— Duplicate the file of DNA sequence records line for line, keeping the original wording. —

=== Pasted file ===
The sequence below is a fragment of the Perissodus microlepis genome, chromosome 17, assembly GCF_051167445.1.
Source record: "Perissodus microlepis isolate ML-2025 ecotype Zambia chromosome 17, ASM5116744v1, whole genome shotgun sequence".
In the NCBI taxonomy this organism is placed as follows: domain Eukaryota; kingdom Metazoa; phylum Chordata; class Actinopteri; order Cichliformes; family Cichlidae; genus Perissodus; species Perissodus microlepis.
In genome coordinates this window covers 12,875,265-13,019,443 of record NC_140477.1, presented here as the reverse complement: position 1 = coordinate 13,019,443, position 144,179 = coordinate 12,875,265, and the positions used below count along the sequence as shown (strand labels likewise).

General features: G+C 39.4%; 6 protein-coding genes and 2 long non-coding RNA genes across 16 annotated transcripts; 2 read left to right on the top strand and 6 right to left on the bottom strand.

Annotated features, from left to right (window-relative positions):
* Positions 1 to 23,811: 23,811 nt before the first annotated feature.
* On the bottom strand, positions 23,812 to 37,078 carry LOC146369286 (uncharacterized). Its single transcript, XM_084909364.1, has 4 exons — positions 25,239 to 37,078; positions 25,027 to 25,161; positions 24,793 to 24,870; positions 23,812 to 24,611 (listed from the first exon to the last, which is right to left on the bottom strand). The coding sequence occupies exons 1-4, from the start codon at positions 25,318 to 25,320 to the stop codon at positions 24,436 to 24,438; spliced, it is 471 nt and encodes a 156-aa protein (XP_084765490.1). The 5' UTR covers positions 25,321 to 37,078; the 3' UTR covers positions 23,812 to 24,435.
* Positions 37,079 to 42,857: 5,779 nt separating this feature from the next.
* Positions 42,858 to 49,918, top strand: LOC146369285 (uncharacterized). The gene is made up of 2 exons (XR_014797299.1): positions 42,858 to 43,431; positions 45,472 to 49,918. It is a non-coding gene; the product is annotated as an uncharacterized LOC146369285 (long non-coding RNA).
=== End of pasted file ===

The sequence below is a fragment of the Perissodus microlepis genome, chromosome 17, assembly GCF_051167445.1.
Source record: "Perissodus microlepis isolate ML-2025 ecotype Zambia chromosome 17, ASM5116744v1, whole genome shotgun sequence".
In the NCBI taxonomy this organism is placed as follows: domain Eukaryota; kingdom Metazoa; phylum Chordata; class Actinopteri; order Cichliformes; family Cichlidae; genus Perissodus; species Perissodus microlepis.
In genome coordinates this window covers 12,875,265-13,019,443 of record NC_140477.1, presented here as the reverse complement: position 1 = coordinate 13,019,443, position 144,179 = coordinate 12,875,265, and the positions used below count along the sequence as shown (strand labels likewise).

General features: G+C 39.4%; 6 protein-coding genes and 2 long non-coding RNA genes across 16 annotated transcripts; 2 read left to right on the top strand and 6 right to left on the bottom strand.

Annotated features, from left to right (window-relative positions):
* Positions 1 to 23,811: 23,811 nt before the first annotated feature.
* On the bottom strand, positions 23,812 to 37,078 carry LOC146369286 (uncharacterized). Its single transcript, XM_084909364.1, has 4 exons — positions 25,239 to 37,078; positions 25,027 to 25,161; positions 24,793 to 24,870; positions 23,812 to 24,611 (listed from the first exon to the last, which is right to left on the bottom strand). The coding sequence occupies exons 1-4, from the start codon at positions 25,318 to 25,320 to the stop codon at positions 24,436 to 24,438; spliced, it is 471 nt and encodes a 156-aa protein (XP_084765490.1). The 5' UTR covers positions 25,321 to 37,078; the 3' UTR covers positions 23,812 to 24,435.
* Positions 37,079 to 42,857: 5,779 nt separating this feature from the next.
* Positions 42,858 to 49,918, top strand: LOC146369285 (uncharacterized). The gene is made up of 2 exons (XR_014797299.1): positions 42,858 to 43,431; positions 45,472 to 49,918. It is a non-coding gene; the product is annotated as an uncharacterized LOC146369285 (long non-coding RNA).